Sandra Gaines spends about $130 a month on insulin for her diabetic pet, which requires two injections a day.
The Tauranga dog owner’s 13-year-old Jack Russell terrier, Molly, was diagnosed with diabetes after a life-threatening event eight years ago when she ate poison as a working dog.
“She doesn’t produce insulin ... she’s been a diabetic since then,” Gaines said.
She said Molly would sometimes pass out if her blood sugars were too low.
“The signs we look for if she’s drinking excessively then I either take her to the vet to have her blood sugar checked or I bought a blood sugar machine. I was a nurse so I know sort of how to use [it],” Gaines said.
Having a dog with diabetes meant the family could not go on holiday or drop the dog at the kennels. “She has too-high medical needs. We can’t get anybody to look after her because [they] don’t want to give the insulin.”
“It is a big responsibility and it’s like having a child ... we just take each day it comes.”
In Tauranga, 5734 dogs were recorded on the Tauranga City Council dog register and 11,936 dogs were registered with the Rotorua Lakes Council. A New Zealand Companion Animal Register spokesperson said 16,561 cats were registered in the Bay of Plenty.
Pāpāmoa silky terrier Annie, 9, was diagnosed with diabetes in August after drinking excessive water.
Owner Diane McGowan told her husband the dog was “going mad”.
“I said, gosh, she’s drinking lots ... the next day we were off down the vet and we’re very lucky we’ve got a vet down the end of our road,” McGowan said.
“She’s [was] drinking gallons and she just sits there and laps and laps and laps and then she just flops out on the floor.”
McGowan said Annie started “having a few accidents inside at night” from drinking excessively.
McGowan injects Annie with insulin twice a day and the dog has regular blood-sugar tests.
It costs the family $93 for an insulin pen, which lasts about one-and-a-half months, and $36 for a pack of 100 needles.
“It is very new to us ... it’s been a big [learning] curve.”
Whakatāne Bay Vets small-animal vet Tom Liu said if dogs or cats were “drinking a lot, peeing a lot and losing weight” it could be a sign of diabetes.
Liu said some cats stood in a plantigrade stance with their back heels dropped if suffering.
Diabetes in small animals was often treatable but required “motivation and effort” from owners, he said.
The chief operating officer of pet insurance specialist PD Insurance, Michelle Le Long, said pet diabetes often develops in cats and dogs from overeating and overfeeding.
“It’s loving your pets too much.”
She said giving pets too many “unhealthy, salty, high-fat sort of human foods” and a lack of activity created higher risk.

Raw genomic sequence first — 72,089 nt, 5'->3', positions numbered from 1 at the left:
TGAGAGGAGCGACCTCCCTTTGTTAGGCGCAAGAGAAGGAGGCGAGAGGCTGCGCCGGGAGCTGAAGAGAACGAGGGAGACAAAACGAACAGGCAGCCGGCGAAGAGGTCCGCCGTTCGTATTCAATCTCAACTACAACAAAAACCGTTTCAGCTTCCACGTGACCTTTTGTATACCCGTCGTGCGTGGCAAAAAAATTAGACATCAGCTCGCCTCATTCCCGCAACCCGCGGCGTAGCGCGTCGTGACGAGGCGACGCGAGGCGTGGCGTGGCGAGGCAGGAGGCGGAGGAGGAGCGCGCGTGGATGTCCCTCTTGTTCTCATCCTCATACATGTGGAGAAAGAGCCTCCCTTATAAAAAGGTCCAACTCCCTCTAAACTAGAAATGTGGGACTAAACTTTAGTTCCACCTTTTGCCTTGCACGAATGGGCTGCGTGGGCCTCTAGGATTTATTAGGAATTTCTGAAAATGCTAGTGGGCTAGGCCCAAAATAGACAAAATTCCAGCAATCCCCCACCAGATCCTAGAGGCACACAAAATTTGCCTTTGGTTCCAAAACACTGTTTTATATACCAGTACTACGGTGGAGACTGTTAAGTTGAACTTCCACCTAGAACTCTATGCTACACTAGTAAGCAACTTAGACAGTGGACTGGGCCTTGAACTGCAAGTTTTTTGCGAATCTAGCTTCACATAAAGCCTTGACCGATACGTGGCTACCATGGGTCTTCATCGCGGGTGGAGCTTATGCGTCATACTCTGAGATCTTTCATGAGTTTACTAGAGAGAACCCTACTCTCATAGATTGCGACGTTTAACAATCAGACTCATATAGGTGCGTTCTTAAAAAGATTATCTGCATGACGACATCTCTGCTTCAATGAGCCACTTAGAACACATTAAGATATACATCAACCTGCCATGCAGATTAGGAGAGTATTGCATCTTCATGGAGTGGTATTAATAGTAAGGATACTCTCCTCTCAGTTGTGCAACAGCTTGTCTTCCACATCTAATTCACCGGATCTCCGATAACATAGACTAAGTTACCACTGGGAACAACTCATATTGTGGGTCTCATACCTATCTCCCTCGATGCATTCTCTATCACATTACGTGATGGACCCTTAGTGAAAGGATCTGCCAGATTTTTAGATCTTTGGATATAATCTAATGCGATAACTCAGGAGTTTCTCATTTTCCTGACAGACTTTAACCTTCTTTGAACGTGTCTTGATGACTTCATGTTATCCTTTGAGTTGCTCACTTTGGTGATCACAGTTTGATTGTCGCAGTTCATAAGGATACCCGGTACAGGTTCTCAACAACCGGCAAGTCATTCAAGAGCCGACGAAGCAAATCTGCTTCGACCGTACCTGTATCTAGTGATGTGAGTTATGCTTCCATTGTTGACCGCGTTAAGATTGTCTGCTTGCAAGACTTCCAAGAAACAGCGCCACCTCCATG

“People are finding ... with busy lifestyles often they can forget to take their dog for a walk or ... at the end of the day, it’s the last thing that they want to do, but it’s really just treating [pets] them like a human.”
Le Long said retaining and maintaining the ideal body weight for the breed of dog or cat was “perfect”. Monitoring pets as they aged was also important.
“Making sure that you’re not continually feeding as you used to, say, two or three years ago.”
Losing weight rapidly and cloudy eyes could also be signs of diabetes.
SPCA general manager of animal services Dr Corey Regnerus-Kell said pet diabetes in any animal could threaten their overall wellbeing.
He said owners should not “reward the waistline” of their pet and quality time or a brush with a “pat on the head” could be “just as stimulating”.
Sally Cory, the New Zealand Veterinary Associationhead of veterinary services (companion animals), said certain smaller breeds of dogs including the australian terrier, miniature schnauzers and yorkshire terriers might be more inclined to develop diabetes.
“There are certain breeds of dogs that do have a genetic predisposition to the development of diabetes.”
Cory advised owners to book an appointment with their vet for testing if concerned.
It was “not uncommon for diabetes to be triggered by other things” and underlying disease.
She said that if treated, urinary incontinence would “settle down and improve”, thirst would “start to taper off” and owners could expect to “probably [spend] a few thousand per year”.
“It always sounds a bit scary but most people and owners actually cope incredibly well.”
Michaela Pointon is an NZME reporter based in the Bay of Plenty and was formerly a feature writer.